Hoops breakdown

Utah State basketball coach Stew Morrill opened his teleconference with local writers by telling them two of his most-needed perimeter players (including a returning starter) were injured and would be out of action for a number of weeks.

But the absence of Pooh Williams (surgery to strengthen a pre-stress fracture of a foot)and Jaxon Myaer (surgery to repair a broken cheekbone) aren’t the end of the world. Make no mistake, the Aggies will miss William’s athleticism and defense on the wing, but he should be back on the floor by the time the season gets serious.

What it does is provide a chance for newcomers Tyrone White and Preston Medlin to impress Morrill and possibly earn a spot in the playing rotation — both were strong redshirt candidates until the injuries.

What we’re seeing is that Utah State is as deep as its been in years.

How deep? Tyler Newbold will likely assume the role Williams played last year while SLCC transfer Brian Green is the leading candidate to play the shooting guard position. Or, if the Aggies need to play a little bigger, Newbold plays the 2 and USU goes with a three-post lineup using a combination of Tai Wesley, Nate Bendall, Matt Formisano, Brady Jardine or Modou Niang.

Jardine, probably the most athletic player on the team, might actually be asked to redshirt this year after being forced into duty midway through last season — pure speculation on my part in trying to see how the minutes will be divided.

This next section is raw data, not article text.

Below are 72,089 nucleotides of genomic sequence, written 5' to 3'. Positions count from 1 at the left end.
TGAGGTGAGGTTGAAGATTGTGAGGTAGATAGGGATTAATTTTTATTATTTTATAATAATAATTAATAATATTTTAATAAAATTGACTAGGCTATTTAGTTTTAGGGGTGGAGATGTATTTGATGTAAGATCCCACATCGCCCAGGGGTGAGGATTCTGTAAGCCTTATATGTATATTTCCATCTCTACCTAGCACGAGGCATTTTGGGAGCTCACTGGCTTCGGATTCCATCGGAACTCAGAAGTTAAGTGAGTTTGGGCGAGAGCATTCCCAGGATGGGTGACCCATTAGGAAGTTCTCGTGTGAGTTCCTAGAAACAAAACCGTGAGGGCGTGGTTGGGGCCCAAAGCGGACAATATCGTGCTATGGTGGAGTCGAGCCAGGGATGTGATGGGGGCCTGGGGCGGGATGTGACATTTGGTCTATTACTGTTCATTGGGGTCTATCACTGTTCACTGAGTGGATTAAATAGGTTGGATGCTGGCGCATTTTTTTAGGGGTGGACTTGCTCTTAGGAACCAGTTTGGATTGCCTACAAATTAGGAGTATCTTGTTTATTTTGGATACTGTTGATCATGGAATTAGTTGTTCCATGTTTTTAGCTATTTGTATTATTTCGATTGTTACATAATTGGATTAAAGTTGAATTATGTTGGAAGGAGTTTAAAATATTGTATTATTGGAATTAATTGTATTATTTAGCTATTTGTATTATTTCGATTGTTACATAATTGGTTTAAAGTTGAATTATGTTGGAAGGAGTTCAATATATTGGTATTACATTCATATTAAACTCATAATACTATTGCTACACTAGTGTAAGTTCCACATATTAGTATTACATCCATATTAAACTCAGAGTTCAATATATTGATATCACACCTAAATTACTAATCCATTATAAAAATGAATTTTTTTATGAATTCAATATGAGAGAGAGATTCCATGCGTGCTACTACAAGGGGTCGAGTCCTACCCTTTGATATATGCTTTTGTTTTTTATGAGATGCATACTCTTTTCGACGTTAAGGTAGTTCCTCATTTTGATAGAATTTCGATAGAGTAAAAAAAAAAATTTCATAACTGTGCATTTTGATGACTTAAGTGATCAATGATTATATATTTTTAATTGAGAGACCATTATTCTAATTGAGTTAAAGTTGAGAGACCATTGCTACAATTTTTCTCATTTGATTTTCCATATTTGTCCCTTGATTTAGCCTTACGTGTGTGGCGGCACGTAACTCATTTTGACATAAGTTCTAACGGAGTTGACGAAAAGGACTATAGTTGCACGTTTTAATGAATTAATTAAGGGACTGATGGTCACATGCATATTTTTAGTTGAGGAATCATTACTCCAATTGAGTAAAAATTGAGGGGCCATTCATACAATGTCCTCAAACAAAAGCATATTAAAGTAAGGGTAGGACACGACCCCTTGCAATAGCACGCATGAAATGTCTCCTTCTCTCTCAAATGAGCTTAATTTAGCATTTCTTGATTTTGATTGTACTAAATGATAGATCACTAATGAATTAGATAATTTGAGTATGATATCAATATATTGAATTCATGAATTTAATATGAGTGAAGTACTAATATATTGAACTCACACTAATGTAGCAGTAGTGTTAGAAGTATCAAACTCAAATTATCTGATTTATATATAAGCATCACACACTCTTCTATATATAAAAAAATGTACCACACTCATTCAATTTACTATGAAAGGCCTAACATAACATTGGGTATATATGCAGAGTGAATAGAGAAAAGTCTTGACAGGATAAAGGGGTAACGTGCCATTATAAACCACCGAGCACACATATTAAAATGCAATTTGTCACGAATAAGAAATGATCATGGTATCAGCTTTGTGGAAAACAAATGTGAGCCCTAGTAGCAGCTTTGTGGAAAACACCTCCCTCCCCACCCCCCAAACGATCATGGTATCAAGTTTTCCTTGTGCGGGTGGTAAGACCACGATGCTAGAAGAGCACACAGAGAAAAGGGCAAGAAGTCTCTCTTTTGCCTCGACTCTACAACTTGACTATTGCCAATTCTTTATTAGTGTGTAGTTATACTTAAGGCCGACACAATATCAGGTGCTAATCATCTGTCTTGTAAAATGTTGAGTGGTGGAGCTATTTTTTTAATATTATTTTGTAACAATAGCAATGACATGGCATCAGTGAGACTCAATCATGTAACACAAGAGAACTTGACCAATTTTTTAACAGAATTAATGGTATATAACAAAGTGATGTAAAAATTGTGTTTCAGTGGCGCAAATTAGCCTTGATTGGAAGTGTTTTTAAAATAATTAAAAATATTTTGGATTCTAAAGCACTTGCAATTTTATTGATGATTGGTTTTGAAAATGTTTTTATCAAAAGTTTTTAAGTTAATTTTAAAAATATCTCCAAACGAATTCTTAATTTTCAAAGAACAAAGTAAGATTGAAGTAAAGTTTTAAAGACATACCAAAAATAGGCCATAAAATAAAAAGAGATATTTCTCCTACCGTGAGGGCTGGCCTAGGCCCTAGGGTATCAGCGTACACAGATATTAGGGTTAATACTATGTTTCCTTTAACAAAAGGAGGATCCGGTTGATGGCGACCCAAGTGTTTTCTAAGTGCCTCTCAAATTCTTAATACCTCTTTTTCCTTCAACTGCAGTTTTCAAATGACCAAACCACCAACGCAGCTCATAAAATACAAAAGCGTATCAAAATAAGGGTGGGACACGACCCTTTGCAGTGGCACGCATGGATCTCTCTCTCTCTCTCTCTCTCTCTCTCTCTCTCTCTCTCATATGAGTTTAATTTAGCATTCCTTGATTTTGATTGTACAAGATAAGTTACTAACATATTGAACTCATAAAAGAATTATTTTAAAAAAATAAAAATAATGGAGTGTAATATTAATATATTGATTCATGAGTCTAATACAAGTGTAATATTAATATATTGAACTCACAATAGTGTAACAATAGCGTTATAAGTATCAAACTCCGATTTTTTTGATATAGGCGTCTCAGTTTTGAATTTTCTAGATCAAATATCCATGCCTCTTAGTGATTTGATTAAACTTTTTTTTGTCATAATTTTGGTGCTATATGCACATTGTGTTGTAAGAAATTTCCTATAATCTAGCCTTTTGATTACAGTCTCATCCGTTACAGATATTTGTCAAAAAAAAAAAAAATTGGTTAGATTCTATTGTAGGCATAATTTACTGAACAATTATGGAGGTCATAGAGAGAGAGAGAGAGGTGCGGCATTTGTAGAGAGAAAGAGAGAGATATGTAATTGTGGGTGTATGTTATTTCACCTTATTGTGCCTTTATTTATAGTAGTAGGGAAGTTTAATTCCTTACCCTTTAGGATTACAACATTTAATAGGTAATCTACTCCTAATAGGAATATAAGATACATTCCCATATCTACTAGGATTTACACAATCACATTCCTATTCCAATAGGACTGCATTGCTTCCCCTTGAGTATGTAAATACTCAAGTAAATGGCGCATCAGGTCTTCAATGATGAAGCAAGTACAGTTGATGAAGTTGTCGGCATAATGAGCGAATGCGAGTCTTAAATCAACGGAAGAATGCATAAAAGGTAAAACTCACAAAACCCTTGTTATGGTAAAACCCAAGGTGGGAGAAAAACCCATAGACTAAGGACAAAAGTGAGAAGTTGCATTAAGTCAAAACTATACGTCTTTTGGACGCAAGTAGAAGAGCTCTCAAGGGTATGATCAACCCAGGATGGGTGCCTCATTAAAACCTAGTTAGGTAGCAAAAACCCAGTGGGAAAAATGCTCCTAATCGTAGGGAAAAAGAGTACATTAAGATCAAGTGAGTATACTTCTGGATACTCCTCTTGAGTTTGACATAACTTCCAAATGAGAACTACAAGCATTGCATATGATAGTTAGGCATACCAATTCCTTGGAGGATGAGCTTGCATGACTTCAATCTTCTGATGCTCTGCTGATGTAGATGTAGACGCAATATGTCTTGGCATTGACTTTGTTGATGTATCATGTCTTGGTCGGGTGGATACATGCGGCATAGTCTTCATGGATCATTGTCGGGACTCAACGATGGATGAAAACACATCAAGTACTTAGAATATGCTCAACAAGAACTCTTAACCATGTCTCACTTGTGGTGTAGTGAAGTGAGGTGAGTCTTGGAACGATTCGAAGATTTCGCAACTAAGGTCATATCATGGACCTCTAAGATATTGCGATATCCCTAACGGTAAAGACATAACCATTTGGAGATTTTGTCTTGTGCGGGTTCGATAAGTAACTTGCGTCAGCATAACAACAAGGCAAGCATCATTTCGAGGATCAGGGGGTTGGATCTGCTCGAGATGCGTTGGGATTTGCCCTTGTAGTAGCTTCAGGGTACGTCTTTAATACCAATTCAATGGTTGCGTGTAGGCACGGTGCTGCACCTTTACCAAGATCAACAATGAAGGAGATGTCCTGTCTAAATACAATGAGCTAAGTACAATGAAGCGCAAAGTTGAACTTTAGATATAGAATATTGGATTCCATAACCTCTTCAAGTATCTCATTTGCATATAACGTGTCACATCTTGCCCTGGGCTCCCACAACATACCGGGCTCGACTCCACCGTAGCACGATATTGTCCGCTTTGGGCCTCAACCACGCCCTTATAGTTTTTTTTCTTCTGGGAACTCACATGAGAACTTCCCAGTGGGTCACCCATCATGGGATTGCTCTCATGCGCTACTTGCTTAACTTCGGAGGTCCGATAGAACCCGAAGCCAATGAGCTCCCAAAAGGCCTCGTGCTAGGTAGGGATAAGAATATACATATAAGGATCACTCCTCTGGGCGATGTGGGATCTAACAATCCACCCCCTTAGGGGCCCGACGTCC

Why redshirt Jardine? To free up a few minutes for Niang, Formisano and Bendall — none of which have a redshirt season available — and allow the newlywed from Twin Falls a chance to further develop his skills to match his energy.

Wesley and senior point guard Jared Quayle are poised to have huge years for the Ags. Quayle was arguably the team’s most valuable player over the second half of the season even though center Gary Wilkinson won the conference MVP award.

Quayle should be as valuable as ever when the season begins and he’s firmly entrenched at the point instead of juggling shooting guard and backup point duties.

Wesley, though, might surprise a ton of people. WAC observers know he’s good, but because he has yet to be the focus of USU’s offense he’s being forgotten in many preseason lists of the conference’s top players. That would be a mistake.

With the exception of the Jaycee Carroll era — and even for a couple of years during it — Utah State has always employed a post-focused offense. Think Shawn Daniels, Desmond Pineger, Spencer Nelson, Nate Harris and Gary Wilkinson.

Wesley, just a junior, will fit nicely into that line of all-conference players.

So, while Williams and Myaer will be missed, they will not be irreplaceable.

Finishing the 2008-09 season with a 30-5 record, Utah State is poised to have similar results.

It won’t be easy, of course.

The WAC is filled with teams that, like USU, have three or more starters returning. Utah State has four starters back — and assuming those players are starters again this year, will have four starters returning again next season.

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